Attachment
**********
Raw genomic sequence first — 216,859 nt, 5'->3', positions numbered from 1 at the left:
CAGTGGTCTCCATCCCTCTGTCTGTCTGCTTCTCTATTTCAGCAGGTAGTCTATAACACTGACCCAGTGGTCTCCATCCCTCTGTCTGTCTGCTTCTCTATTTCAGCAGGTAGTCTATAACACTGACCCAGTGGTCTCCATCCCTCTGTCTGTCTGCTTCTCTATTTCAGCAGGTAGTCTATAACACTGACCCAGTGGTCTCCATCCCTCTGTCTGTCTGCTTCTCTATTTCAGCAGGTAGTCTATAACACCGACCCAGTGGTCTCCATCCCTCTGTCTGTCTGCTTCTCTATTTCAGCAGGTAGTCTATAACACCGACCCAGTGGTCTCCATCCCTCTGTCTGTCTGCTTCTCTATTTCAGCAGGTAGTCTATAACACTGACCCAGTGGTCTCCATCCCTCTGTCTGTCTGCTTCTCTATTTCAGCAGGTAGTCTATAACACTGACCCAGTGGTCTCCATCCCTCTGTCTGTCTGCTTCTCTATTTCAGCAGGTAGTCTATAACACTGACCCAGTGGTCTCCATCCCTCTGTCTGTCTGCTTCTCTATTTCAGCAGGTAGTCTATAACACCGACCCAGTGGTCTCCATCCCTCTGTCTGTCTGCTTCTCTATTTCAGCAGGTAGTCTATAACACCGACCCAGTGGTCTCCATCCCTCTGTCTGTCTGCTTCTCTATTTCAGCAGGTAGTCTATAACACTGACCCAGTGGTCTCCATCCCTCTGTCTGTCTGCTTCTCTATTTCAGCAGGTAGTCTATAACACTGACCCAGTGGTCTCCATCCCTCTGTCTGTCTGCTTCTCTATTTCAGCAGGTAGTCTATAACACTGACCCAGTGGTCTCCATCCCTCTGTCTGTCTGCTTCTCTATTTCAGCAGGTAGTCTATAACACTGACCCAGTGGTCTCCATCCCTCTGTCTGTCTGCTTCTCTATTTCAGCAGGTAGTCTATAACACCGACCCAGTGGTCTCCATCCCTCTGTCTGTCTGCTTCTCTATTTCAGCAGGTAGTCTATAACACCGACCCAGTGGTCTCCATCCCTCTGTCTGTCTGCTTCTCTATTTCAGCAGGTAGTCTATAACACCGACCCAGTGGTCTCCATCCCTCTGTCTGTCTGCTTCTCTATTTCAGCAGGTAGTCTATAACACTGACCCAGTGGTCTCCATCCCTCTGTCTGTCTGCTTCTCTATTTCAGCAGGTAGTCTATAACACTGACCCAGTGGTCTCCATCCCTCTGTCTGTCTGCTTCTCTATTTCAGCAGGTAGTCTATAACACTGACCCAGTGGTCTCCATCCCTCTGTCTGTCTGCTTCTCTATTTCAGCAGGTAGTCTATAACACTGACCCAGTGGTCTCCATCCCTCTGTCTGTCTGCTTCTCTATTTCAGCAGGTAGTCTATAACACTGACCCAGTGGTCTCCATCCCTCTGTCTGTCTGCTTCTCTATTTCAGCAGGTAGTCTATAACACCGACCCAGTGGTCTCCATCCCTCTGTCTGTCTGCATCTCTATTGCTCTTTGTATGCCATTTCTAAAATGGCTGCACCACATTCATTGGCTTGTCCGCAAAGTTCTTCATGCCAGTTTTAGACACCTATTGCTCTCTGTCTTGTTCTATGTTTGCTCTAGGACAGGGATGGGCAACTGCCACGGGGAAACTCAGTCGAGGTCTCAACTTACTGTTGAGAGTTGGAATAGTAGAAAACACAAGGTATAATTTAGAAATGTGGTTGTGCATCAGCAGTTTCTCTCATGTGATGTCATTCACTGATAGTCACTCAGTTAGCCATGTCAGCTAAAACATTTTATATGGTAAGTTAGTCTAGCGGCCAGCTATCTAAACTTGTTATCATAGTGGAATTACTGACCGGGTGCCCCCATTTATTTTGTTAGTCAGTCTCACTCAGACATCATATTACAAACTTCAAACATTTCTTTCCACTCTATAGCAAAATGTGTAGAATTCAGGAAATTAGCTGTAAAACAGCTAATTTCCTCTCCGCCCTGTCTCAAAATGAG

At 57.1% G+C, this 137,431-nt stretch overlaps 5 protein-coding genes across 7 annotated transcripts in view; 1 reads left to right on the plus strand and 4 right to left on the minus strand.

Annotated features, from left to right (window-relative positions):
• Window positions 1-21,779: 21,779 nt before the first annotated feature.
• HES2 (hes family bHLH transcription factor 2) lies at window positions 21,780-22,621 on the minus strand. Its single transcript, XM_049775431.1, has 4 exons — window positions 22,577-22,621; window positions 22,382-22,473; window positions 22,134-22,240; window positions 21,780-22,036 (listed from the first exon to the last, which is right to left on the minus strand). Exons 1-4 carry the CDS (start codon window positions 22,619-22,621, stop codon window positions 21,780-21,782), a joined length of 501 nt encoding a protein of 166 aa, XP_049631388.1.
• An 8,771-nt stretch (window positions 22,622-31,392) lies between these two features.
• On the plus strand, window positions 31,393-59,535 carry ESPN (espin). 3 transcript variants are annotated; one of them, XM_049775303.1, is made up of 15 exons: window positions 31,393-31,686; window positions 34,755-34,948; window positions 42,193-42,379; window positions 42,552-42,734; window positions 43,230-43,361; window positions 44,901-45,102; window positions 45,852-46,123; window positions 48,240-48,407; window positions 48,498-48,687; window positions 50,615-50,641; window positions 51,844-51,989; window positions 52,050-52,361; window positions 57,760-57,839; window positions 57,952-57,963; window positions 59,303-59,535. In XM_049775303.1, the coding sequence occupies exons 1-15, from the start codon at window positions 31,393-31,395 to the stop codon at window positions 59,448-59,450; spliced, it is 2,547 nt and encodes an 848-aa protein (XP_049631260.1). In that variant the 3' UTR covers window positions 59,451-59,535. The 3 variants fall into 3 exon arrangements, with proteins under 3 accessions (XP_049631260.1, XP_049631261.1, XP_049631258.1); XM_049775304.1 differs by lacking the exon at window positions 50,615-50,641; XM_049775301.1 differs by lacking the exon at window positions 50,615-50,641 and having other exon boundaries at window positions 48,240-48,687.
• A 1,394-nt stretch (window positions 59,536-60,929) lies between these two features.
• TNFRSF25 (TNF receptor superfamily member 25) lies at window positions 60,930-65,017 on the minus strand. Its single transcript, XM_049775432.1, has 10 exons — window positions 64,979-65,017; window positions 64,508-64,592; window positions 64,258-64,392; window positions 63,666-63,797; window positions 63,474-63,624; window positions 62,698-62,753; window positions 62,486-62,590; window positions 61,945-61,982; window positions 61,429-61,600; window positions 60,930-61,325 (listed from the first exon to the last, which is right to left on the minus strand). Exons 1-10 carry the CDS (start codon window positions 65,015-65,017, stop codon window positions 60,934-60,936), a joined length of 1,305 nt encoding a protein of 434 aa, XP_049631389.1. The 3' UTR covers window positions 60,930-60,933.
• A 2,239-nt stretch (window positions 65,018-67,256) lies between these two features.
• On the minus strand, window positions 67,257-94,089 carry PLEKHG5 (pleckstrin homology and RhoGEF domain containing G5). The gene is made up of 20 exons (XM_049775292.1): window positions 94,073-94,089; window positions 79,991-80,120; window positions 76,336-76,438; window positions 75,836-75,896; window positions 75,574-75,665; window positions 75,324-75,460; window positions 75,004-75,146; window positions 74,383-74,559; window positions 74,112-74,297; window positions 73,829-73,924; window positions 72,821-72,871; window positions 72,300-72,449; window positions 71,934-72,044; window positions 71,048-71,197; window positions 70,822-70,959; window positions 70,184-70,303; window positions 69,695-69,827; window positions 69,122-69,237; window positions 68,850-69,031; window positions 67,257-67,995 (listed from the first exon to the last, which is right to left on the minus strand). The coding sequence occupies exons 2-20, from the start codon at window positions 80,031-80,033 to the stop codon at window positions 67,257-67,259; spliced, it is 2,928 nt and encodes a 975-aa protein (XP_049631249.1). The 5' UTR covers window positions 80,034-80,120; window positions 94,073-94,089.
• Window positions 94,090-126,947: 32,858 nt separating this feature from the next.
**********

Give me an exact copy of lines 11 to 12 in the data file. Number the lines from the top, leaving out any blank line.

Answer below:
• A 2,239-nt stretch (window positions 65,018-67,256) lies between these two features.
• On the minus strand, window positions 67,257-94,089 carry PLEKHG5 (pleckstrin homology and RhoGEF domain containing G5). The gene is made up of 20 exons (XM_049775292.1): window positions 94,073-94,089; window positions 79,991-80,120; window positions 76,336-76,438; window positions 75,836-75,896; window positions 75,574-75,665; window positions 75,324-75,460; window positions 75,004-75,146; window positions 74,383-74,559; window positions 74,112-74,297; window positions 73,829-73,924; window positions 72,821-72,871; window positions 72,300-72,449; window positions 71,934-72,044; window positions 71,048-71,197; window positions 70,822-70,959; window positions 70,184-70,303; window positions 69,695-69,827; window positions 69,122-69,237; window positions 68,850-69,031; window positions 67,257-67,995 (listed from the first exon to the last, which is right to left on the minus strand). The coding sequence occupies exons 2-20, from the start codon at window positions 80,031-80,033 to the stop codon at window positions 67,257-67,259; spliced, it is 2,928 nt and encodes a 975-aa protein (XP_049631249.1). The 5' UTR covers window positions 80,034-80,120; window positions 94,073-94,089.